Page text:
And the nominees are…

J’ai Perdu Mon Corps

The Lighthouse

Us

And the winner is…

J’ai Perdu Mon Corps

What? You’ve never seen a severed hand fend off subway rats with a disposable lighter?

As a visual arts critic, I see a lot of work that purports to explore identity (writ large) and embodiment. Artists that succeed in this consistently are rare, but those that do are personal favorites. It’s rarer to see these existential subjects addressed in film, and again, rarer still to see them presented in a truly compelling way.

2018 was a rich year for me, with both Annihilation and Suspiria admirably adapting their source materials to get at these themes. In 2019, The Lighthouse offered body horror laced with fart-jokes, Greek myths and awkward homoeroticism. And though I didn’t much care for the third act of Us or its big reveal, it had moments of genius. (We’ll get to that at the end.)

J’ai Perdu Mon Corps (AKA I Lost My Body), however, was one of those films that got stuck in my head and my chest. It’s so singularly strange and beautiful, and…well, the title really explains why it was a lock to win this one. Which is more than I can say for its odds in the category for which it is actually nominated: Best Animated Feature, alongside four, family-friendly, CGI fantasias. Like I said above: “apples and orangutans.”

Best Attempt To Relate To Problematic Figures

And the nominees are…

Ford Vs Ferrari

The Irishman

The Two Popes

And the winner is…

The Irishman, I guess?

Someone notify Price Waterhouse Coopers: Even after conferring with Me, Myself and I, it’s sort of a draw. Y’all can duke this one out over cocktails at the Oscar Party, because I’m not that qualified to say. I like the idea of the category, but I just don’t go in for the myopic biopic genre as a whole. Thankfully, no one has come yet to revoke my Gay Card for missing Judy.

Let’s review our options here:

There’s Jonathan Pryce reprising his role as the High Sparrow in The Two Popes (AKA My Dinner With Padre). Pryce as the soon-to-be Pope Francis is forced to grapple with his past complicity under Pinochet. But as he and Pope Benedict (Anthony Hopkins) spar over what it means and requires to keep the faith in the 21st century, the corruption and pedophilia and delinquency of the church as a whole is genially elided. Ite Missa est.

In Ford Vs Ferrari (AKA Le Mans AKA Le Manly Mans), the film elides the whole personal life of one of its leads, Carroll Shelby (Matt Damon). The film’s nostalgia for the testicle-centrifuging-world of sport car wars gets wholesome typification in the family life of the other lead, Ken Miles (Christian Bale). So we don’t really have to get into the garishness of the 7-times married Shelby, or unpack the gas-guzzling, bone-smashing excesses of the sport in general.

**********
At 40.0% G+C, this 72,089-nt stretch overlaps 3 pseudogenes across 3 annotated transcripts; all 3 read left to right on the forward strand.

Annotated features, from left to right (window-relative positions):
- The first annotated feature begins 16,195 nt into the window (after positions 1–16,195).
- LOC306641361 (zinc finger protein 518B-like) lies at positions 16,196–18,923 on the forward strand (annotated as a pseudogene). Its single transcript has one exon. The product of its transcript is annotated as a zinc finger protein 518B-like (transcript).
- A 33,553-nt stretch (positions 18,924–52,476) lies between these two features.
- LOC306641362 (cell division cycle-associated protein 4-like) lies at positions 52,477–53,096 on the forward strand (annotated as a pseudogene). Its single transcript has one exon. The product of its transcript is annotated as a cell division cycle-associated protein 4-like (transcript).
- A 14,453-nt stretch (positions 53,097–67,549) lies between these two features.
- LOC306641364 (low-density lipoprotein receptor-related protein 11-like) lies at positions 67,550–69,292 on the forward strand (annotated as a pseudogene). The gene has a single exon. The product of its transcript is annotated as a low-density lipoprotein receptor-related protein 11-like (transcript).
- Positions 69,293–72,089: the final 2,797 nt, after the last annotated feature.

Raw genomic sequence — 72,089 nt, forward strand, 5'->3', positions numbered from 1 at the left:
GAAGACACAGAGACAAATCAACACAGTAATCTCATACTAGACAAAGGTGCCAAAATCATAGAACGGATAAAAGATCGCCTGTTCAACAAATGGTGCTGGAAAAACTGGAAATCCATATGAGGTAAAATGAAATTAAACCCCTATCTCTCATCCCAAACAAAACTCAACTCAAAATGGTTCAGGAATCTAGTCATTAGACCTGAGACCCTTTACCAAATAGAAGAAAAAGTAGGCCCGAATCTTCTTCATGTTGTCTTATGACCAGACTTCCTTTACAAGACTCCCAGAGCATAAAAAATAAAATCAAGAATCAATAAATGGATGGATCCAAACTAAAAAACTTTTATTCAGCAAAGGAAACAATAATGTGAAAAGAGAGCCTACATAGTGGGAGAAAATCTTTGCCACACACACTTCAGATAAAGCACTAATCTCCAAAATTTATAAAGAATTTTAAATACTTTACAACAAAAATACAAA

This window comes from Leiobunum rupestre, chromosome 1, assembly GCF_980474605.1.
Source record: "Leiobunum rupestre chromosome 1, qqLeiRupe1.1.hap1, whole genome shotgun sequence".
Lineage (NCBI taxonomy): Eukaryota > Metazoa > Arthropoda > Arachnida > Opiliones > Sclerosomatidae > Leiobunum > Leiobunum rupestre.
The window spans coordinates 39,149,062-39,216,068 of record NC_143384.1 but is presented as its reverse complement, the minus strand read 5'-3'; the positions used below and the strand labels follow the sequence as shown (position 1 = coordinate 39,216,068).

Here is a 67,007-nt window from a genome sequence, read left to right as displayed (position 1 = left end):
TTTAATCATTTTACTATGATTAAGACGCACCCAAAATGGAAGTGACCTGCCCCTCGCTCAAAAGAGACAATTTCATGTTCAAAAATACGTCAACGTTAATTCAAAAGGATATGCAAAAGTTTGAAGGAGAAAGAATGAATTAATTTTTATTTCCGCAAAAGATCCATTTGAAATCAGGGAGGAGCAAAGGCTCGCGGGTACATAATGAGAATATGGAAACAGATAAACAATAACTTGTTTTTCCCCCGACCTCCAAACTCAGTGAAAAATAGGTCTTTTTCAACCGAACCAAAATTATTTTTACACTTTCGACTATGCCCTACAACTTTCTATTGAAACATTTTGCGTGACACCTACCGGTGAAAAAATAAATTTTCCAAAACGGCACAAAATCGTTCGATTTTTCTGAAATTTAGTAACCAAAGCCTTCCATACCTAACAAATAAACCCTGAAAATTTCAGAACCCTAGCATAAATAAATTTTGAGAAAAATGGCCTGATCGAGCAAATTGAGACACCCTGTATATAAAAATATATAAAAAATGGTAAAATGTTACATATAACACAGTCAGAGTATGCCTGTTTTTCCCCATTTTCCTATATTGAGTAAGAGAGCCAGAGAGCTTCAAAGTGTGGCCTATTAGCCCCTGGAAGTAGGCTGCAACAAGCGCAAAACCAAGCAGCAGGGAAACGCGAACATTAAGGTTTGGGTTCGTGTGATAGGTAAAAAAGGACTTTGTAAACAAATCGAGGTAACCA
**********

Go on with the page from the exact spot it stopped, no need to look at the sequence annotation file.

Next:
“I heard you paint houses.” Pesci and DeNiro share a first supper of wine and bread.

But who am I kidding? Martin Scorsese may have pissed off the geeks last year for saying that Marvel movies aren’t real cinema*, but he probably deserves a second Oscar, so why not in this category, right?

Some of Scorsese’s best-known films focus on the live-fast, die-youngish, testosteroni glamour of the thug life. In The Irishman, he takes all his craft and aging allies and cutting-edge de-aging tech and 3.5 hours of your life to bring the thug life to a loveless, lonely end instead. Hitman Frank Sheeran (Robert DeNiro) isn’t rehabilitated in our eyes. All of the gangsters end up just looking like the sad little men that they are, and that I can support.

It’s a beautifully crafted film, though not terribly memorable in the final assessment. Like these men and the central figure of its tale, Jimmy Hoffa, I predict that after the buzz dies down, audiences will soon…how’s it go? Fuggedaboutit.

Best Soul-Crushing Feature Film

And the nominees are…

Clemency

Monos

Waves

And the winner is…

Clemency

Dead woman walking: Alfre Woodard slays in Clemency.

“But depressing films get nominated all the time,” you protest.

Not really. The Academy is charmed by tearjerkers and nihilism, but a lot of that Oscar-bait remains self-conscious, even sanitized. This is not to say these films that end without redemption are better. There are many overhyped directors that think that they have dived deep, just wallowing face down in a sty of misanthropy and sadism. (Looking at you, Michael Haneke.) But films that give an honest aperçu of humanity’s feckless, often cruel frailty do not typically get the noms.